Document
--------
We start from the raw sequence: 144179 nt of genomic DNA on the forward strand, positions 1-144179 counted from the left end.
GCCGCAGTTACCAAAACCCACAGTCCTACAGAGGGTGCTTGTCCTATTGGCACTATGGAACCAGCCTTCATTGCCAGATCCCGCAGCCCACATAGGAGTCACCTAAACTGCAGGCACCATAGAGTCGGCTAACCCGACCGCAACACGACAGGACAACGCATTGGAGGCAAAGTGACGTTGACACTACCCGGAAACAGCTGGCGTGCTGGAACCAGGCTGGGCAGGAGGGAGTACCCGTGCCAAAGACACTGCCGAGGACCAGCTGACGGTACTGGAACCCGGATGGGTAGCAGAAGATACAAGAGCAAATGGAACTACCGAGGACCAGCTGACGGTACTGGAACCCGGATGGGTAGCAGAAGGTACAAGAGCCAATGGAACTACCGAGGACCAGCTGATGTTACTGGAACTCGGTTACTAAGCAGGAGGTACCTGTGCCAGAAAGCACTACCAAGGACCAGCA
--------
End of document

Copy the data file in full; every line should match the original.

We start from the raw sequence: 144179 nt of genomic DNA on the forward strand, positions 1-144179 counted from the left end.
GCCGCAGTTACCAAAACCCACAGTCCTACAGAGGGTGCTTGTCCTATTGGCACTATGGAACCAGCCTTCATTGCCAGATCCCGCAGCCCACATAGGAGTCACCTAAACTGCAGGCACCATAGAGTCGGCTAACCCGACCGCAACACGACAGGACAACGCATTGGAGGCAAAGTGACGTTGACACTACCCGGAAACAGCTGGCGTGCTGGAACCAGGCTGGGCAGGAGGGAGTACCCGTGCCAAAGACACTGCCGAGGACCAGCTGACGGTACTGGAACCCGGATGGGTAGCAGAAGATACAAGAGCAAATGGAACTACCGAGGACCAGCTGACGGTACTGGAACCCGGATGGGTAGCAGAAGGTACAAGAGCCAATGGAACTACCGAGGACCAGCTGATGTTACTGGAACTCGGTTACTAAGCAGGAGGTACCTGTGCCAGAAAGCACTACCAAGGACCAGCA